- BAGHDAD (Reuters) - Iraq's
defense minister said Thursday he expected U.S.-led forces would encircle
Baghdad within five to 10 days, but predicted that they would lose street-to-street
fighting that could last for months.
- "We set up our defenses in Baghdad. It will be no
surprise that in five to 10 days they will be able to encircle all our
positions in Baghdad. They have the capability to do so," Defense
Minister Sultan Hashim Ahmed told a news conference.
- "The enemy can bypass the resistance and go in the
desert as far as it wants. In the end, where can he go? He has to enter
the city," he said. Asked if he expected street fighting in Baghdad,
he said: "Definitely."
- Predicting an Iraqi victory, Ahmed said the 8-day-old
war could last for months. "It can't be decided in 10 days. It could
be decided in a month, two months or more," he said.
- In the face of fierce Iraqi resistance, President Bush
vowed Thursday to remove Iraqi President Saddam Hussein from power "no
matter how long it takes."
- Ahmed said U.S.-led forces were no longer expecting a
quick victory: "Look at their talk six days ago when they were expecting
a short fast hit. How their talk has changed."
- "It should be long so they will pay the price. I
hope they will pay so that will teach them a lesson and become a good example
- Later, Information Minister Mohammad Saeed al-Sahaf told
Abu Dhabi television Iraq would not be cowed.
- "I think it will become obvious to the world that
they have entered (Iraq) with a kind of stupidity based on a simple idea
that 'shock and awe' will make Iraqis kneel," he said.
- As the camera rocked from explosions hitting Baghdad
during the live interview, Sahaf said: "These cruise missiles don't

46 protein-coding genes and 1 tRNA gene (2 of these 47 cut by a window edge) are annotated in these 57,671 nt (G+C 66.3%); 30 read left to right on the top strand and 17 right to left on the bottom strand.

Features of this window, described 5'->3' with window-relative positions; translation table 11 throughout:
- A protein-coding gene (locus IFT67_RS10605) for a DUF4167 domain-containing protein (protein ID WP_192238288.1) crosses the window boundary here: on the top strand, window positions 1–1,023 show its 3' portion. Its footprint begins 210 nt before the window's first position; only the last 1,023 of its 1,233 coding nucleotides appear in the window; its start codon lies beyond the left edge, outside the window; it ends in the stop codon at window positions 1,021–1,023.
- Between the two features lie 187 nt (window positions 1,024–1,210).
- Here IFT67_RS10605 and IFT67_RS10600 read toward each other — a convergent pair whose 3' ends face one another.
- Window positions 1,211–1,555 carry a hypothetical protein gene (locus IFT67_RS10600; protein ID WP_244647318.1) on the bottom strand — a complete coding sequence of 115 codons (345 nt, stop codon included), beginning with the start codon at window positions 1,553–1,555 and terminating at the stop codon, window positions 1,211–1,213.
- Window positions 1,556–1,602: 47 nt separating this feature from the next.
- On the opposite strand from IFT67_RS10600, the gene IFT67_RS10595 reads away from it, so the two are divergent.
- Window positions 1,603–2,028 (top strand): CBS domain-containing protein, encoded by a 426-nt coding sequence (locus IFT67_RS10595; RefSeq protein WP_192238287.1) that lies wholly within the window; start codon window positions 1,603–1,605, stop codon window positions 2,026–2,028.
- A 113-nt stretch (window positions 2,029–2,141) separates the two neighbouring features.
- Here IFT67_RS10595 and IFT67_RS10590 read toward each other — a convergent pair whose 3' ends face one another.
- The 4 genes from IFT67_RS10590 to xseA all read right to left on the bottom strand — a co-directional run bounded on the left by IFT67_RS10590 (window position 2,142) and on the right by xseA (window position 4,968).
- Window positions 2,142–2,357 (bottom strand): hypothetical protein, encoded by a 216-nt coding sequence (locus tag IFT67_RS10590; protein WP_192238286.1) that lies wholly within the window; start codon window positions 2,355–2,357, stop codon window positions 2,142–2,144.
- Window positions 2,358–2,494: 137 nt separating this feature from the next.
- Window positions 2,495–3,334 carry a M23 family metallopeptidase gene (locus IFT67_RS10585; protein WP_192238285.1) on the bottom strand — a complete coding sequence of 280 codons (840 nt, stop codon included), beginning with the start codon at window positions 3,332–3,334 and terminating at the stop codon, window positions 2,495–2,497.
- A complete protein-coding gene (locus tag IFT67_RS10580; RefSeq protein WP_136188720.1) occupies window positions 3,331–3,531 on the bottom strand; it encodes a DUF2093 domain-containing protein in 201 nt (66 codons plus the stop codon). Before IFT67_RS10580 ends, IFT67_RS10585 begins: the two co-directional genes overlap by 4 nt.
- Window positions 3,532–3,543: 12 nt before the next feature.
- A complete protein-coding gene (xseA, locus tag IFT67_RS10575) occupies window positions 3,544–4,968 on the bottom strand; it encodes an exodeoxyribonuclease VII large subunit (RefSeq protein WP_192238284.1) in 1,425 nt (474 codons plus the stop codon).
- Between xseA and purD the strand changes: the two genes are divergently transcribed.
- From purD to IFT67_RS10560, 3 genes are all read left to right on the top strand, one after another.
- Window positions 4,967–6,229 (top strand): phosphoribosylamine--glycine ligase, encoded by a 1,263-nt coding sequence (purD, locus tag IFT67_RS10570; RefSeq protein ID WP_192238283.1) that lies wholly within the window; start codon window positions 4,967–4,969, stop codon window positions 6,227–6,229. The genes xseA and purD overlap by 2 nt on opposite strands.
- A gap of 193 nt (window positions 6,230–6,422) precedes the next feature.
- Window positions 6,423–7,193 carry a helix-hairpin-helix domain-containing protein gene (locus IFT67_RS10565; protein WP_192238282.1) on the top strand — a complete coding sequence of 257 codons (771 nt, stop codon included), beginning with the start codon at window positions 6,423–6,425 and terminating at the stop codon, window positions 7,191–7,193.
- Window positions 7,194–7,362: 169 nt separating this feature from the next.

scare anyone. We fish them out like fish out of water."
- In a separate interview with Arabic broadcaster al-Jazeera,
he said: "The situation is excellent, they are going to try to approach
Baghdad...and I believe their grave will be there."
- BAGHDAD "IMPREGNABLE"
- Asked what kind of battle he expected, Defense Minister
Ahmed said: "Baghdad is the cradle of civilization. Iraqis inherited
this history from their forefathers. They will defend this inheritance
in a way that will satisfy God."
- "God willing, Baghdad will be impregnable. We will
fight to the end and everywhere. History will record how well Iraqis performed
in defense of their capital," Ahmed said.
- He said U.S. aerial bombardment of Iraqi army positions
around the capital had caused minimum casualties so far.
- "The regular army is well dug-in and soldiers' fox-holes
are hard to hit accurately," he said.
- He said U.S.-led forces were advancing toward Baghdad
from the south, the southeast and southwest, but they had not managed to
secure or occupy any Iraqi city so far including the port of Umm Qasr,
which British forces say they have secured.
- The United States has said it has forces either within
60 miles of Baghdad or approaching the city. Britain has said the forces
are positioned there for a crucial battle around the capital with Iraq's
top fighters, the Republican Guard.
- Ahmed said that the U.S. supply lines were overstretched
and reached as far as 300 miles and called a sandstorm that slowed the
U.S. push northwards toward Baghdad in recent days "a gift from God."
- Sahaf said of the extended U.S. supply lines: "They
are a snake that is stretched over 500 km, we would like to stretch them
even further and then start to chop them up."
- Ahmed said Iraqi troops had broken the U.S. siege of
the city of Najaf, 100 miles south of Baghdad and said U.S. forces had
retreated into the desert due to Iraqi resistance there, taking their tanks
and armored vehicles with them.
- Referring to a find by British forces of protective chemical
suits abandoned by Iraqi forces, which London said showed Baghdad was ready
to use weapons of mass destruction, Ahmed said, "Every Iraq soldier
carries his own chemical gear to protect himself against attack."
- The United States and Britain invaded Iraq a week ago
to overthrow Saddam and rid Iraq of alleged weapons of mass destruction.
Baghdad denies having such weapons.